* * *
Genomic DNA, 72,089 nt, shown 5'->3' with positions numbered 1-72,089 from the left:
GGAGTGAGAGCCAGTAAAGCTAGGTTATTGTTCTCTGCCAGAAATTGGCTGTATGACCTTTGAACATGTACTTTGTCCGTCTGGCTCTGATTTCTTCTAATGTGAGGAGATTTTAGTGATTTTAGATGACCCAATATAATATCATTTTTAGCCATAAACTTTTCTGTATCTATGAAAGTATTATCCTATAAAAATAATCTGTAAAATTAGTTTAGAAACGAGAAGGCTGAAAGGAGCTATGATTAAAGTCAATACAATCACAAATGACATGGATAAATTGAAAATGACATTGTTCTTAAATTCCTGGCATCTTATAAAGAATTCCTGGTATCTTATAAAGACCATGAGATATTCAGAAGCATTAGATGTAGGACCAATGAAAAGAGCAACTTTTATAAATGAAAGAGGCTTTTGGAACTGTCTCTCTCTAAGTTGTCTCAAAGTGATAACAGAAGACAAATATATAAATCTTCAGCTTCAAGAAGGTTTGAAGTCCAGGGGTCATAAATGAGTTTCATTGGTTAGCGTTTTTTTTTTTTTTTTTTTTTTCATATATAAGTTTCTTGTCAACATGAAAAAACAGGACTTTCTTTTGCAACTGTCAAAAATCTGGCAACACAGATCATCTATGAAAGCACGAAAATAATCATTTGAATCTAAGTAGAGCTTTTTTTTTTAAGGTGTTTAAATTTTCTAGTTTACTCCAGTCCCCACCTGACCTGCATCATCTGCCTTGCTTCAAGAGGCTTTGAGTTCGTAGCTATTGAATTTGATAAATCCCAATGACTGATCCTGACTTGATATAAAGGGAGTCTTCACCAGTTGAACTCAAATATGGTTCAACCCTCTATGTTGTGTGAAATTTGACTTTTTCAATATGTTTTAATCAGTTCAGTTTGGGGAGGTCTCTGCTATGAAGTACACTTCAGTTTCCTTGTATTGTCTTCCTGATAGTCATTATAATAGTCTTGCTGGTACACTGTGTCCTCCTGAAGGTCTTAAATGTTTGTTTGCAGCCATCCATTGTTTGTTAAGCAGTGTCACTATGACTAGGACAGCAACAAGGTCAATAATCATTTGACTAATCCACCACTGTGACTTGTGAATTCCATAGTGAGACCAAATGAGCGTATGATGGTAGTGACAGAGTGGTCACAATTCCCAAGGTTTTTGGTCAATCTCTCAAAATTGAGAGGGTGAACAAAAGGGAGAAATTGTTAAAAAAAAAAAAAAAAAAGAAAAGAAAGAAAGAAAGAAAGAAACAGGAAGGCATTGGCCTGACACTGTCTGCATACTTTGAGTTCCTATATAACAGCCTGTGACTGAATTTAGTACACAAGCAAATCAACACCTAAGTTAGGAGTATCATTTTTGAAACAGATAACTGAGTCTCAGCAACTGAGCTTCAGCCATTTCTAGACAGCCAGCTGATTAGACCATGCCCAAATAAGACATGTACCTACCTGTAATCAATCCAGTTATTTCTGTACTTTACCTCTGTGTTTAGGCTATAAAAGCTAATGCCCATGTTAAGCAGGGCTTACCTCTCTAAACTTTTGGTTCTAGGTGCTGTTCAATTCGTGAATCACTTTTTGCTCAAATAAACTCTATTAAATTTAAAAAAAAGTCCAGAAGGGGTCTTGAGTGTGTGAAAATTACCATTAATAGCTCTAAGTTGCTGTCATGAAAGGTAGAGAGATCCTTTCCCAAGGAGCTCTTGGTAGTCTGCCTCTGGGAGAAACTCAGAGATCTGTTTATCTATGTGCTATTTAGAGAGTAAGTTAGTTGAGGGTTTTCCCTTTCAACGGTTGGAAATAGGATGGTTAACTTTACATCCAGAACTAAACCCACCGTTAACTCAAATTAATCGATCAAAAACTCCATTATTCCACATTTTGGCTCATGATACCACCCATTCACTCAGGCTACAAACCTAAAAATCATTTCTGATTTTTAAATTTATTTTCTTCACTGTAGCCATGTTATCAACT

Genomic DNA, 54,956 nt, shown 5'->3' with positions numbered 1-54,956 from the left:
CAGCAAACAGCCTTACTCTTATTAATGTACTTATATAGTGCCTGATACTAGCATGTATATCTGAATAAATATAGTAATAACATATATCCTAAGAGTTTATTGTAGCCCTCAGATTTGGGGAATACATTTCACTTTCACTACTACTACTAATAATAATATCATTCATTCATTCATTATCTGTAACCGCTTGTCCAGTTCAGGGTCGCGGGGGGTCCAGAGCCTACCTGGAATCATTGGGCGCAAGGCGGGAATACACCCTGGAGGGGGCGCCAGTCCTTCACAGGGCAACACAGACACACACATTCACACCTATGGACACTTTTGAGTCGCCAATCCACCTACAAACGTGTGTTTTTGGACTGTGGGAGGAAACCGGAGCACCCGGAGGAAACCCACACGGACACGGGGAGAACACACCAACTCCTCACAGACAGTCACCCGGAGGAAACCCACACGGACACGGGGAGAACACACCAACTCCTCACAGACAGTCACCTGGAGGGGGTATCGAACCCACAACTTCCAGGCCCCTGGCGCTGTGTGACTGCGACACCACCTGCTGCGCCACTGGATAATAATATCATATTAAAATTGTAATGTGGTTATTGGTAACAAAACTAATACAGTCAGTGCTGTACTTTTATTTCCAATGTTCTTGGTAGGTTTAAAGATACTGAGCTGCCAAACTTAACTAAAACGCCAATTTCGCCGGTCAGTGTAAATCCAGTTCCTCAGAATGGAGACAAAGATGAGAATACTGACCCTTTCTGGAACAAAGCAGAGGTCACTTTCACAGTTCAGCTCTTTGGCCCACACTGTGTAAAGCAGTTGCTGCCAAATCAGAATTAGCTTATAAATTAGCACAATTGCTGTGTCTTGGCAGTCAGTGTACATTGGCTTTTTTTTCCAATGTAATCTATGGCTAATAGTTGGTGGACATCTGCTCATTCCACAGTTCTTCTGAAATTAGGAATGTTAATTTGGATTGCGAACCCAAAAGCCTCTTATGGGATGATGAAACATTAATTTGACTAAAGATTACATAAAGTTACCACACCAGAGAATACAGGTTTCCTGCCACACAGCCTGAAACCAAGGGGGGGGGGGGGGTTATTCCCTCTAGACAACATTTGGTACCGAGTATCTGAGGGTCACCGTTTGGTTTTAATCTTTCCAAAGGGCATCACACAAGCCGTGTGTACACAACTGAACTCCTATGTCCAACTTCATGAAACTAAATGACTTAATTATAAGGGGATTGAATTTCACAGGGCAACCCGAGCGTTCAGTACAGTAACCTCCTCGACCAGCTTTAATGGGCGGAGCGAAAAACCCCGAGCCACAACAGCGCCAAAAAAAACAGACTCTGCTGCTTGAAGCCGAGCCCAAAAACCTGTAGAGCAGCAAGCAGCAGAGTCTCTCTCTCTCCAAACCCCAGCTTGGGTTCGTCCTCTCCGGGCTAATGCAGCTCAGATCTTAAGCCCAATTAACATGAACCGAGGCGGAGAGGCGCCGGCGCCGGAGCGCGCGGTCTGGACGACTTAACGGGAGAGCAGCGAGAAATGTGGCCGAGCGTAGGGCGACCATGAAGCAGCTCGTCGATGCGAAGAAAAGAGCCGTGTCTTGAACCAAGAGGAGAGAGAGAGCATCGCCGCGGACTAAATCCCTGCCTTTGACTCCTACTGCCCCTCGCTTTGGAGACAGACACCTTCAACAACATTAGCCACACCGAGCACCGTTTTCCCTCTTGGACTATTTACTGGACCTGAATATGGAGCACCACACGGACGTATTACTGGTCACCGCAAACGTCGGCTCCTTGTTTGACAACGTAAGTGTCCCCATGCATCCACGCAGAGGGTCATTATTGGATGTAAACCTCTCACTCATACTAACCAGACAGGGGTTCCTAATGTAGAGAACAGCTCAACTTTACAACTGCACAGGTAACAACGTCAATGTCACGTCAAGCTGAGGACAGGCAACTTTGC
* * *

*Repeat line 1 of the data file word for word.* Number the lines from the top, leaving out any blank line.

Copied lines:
Genomic DNA, 72,089 nt, shown 5'->3' with positions numbered 1-72,089 from the left: